Cistern Church (Turkish, Sarnıç Kilise; aka, Avcılar Church 13) is a stunning cave church in Göreme’s Zemi Valley. The colorful, detailed icons inside the cave church contrast with the serene, natural landscape of its setting.
The church is in Zemi Valley, 100 meters east of Karabulut Church, here on Google Maps. You can hike to Cistern Church from Göreme, or from the Nevşehir–Ürgüp highway, in about one hour. The church does not have a door, so it is always open and free to enter.
Cistern Church was part of a monastic complex. Unlike other complexes in Cappadocia, the carved rooms near Cistern Church did have a coherent layout or common courtyard. The only identifiable spaces are the refectory (immediately to the left of the church, with a bench and apse) and the narthex (the small entrance space before the church.
The interior painting of Cistern Church is similar to others in Göreme valley, especially Merymana Church (closed) and Dark Church (Göreme OAM). These churches have rich blue and red pigments, narrative depictions, OT prophets, and huge archangels. The artistic similarities suggest that the same workshop of artists from Constantinople completed multiple churches.
The barrel-vaulted ceiling starts from the red frame (not a formal cornice molding). The tall ceiling provides a broad space for narrative storytelling. The scenes capture a sense of drama and action. The right (south) vault features three birth scenes:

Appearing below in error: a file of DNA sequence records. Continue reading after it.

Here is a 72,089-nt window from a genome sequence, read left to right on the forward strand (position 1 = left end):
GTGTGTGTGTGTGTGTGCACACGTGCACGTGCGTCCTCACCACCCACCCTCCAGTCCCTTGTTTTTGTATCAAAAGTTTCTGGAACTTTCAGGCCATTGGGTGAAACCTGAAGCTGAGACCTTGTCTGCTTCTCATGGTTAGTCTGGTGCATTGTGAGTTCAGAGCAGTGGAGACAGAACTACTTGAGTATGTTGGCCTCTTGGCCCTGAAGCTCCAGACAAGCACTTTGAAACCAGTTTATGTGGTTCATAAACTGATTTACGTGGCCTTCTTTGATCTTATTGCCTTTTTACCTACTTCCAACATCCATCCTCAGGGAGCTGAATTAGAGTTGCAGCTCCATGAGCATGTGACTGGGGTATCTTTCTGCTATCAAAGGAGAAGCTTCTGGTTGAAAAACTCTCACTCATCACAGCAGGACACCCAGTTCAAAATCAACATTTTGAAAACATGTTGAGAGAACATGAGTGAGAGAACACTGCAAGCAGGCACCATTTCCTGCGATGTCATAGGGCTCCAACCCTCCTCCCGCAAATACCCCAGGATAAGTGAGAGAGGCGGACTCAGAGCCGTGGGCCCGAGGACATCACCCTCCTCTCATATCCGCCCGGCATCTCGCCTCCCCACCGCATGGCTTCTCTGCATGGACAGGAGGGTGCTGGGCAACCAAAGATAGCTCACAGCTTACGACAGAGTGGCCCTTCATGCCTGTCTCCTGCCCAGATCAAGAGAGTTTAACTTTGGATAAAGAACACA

Annunciation—The angel Gabriel appears in motion to Mary, standing in her house.
Journey to Bethlehem—Mary sits frontally on a white horse led by James (in a red tunic with crosses), talking with Joseph and holding her womb.
Nativity—Mary lays like royalty on her mat, dividing the busy image into two parts. Above Mary, three angels along with an ox and a cow look upon the newborn Jesus. Below Mary, two ladies bathe Jesus while Joseph turns away and shepherds look on.
The north wall contains three scenes from the death of Jesus.
The Last Supper—Seven of the apostles sit at the semi-round table as Judas reaches for the cup. The scene is large and detailed but largely destroyed by irrigation water from above.
Judas’ Betrayal—Jesus and Judas move towards one another as crowds of soldiers watch.
Crucifixion—Jesus hangs limply upon the wooden cross as Mary watches.
The ceiling ridge contains a wide, red band of Old Testament prophets—Jonah, Isaiah, Solomon, David, and Elisha. They foretold the events of Jesus’ birth and death.
The lower section has well-preserved images of Christian martyrs and saints. The large south arch portrays the archangel Michael, holding a “HOLY, HOLY, HOLY” placard and a white orb. To his left is Baptism of Jesus, with the Spirit descending as a bird through the white channel of divine affirmation. The opposite arch likely contained Gabriel and the resurrection scene. The four saints standing in the large soffits (arch undersides) are remarkably aged and wear peculiar black hats.